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Justice Constandinos “Deno” Himonas

AALM: Tell us about your judicial positions.

Himonas: I have held two judicial positions, one as a trial court judge with the Third Judicial District and one as a justice on the Utah Supreme Court. I was appointed to the district court in 2004 by then Gov. Olene Walker. In late 2014, Gov. Gary Herbert nominated me for a position on the Utah Supreme Court. I was confirmed by the Utah State Senate in February 2015 and have been serving as a justice from that point forward. Nearly every case we hear presents really interesting and difficult issues. The intellectual challenge is intense.

AALM: How did you transition from your career as an attorney to your career as a judge? What prompted the change?

Himonas: There were a number of factors that came into play as I decided to move from practice to the bench. One of the most significant factors was my love of the courtroom. I couldn’t get enough in private practice. It’s also what I miss the most about going from the trial court to the appellate court.

AALM: What advice do you have for attorneys considering the switch?

Himonas: Do it and don’t wait for the “right time” because that time may never come. It is a rare, rare event when a lawyer makes the switch and regrets it.

AALM: Describe your style in the courtroom.

Himonas: I want the communication in the courtroom to be a dialogue, not a monologue. As a practicing attorney, I always appreciated it when a judge would let me know what he or she was thinking and gave me an opportunity to address their questions and concerns.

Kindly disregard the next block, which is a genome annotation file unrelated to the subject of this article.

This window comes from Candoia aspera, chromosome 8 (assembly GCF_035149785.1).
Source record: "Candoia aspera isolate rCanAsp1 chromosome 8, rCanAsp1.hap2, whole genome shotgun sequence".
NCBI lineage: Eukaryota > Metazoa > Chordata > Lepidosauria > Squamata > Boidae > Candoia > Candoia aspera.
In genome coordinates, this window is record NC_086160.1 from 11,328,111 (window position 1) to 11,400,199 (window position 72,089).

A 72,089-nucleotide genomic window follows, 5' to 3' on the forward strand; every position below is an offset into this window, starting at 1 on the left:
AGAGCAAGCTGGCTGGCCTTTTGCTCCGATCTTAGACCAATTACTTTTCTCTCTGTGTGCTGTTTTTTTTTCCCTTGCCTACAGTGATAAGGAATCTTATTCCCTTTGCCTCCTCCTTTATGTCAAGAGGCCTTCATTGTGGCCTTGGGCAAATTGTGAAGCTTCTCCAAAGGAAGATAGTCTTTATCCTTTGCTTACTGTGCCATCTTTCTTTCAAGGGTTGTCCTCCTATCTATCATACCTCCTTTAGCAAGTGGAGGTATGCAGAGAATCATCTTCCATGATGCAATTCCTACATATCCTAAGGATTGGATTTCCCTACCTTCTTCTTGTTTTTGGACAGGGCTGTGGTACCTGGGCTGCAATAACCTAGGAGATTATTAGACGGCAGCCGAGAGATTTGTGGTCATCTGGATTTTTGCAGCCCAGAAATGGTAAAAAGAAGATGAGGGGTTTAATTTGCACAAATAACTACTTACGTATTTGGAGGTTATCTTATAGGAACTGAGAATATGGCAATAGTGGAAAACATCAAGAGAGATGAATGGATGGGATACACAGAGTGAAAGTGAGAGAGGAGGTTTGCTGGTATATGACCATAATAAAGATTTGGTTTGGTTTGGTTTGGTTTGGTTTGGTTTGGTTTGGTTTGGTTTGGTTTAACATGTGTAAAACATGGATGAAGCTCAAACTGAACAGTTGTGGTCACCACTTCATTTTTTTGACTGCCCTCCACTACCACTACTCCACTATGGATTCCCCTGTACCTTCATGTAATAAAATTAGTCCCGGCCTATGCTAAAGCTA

AALM: Do you have any advice for attorneys trying a case before your bench?

Himonas: In preparing for oral argument, put yourself in the position of the judge or justices and try as best you can to identify the questions they may have for you. Concede losing arguments. And prepare, prepare, prepare.

AALM: How did you decide to become an attorney?

Himonas: My mother told me I could be anything I wanted to be when I grew up – so long as it was a doctor or a lawyer. It didn’t take long for the law to win that two-way competition.

AALM: Are there any challenges that you believe need to be corrected in the legal community?

Himonas: We have a real “access to justice” gap in the United States. Absent meaningful change, our trial courts will largely become criminal courts and debt collection courts. I am very excited about a number of initiatives that we have undertaken to combat this problem. For example, we’re working toward an online dispute resolution system for small claims court that is truly revolutionary.

AALM: What do you do in your spare time? Hobbies?

Himonas: I’m an avid squash player. I also love to cook and travel.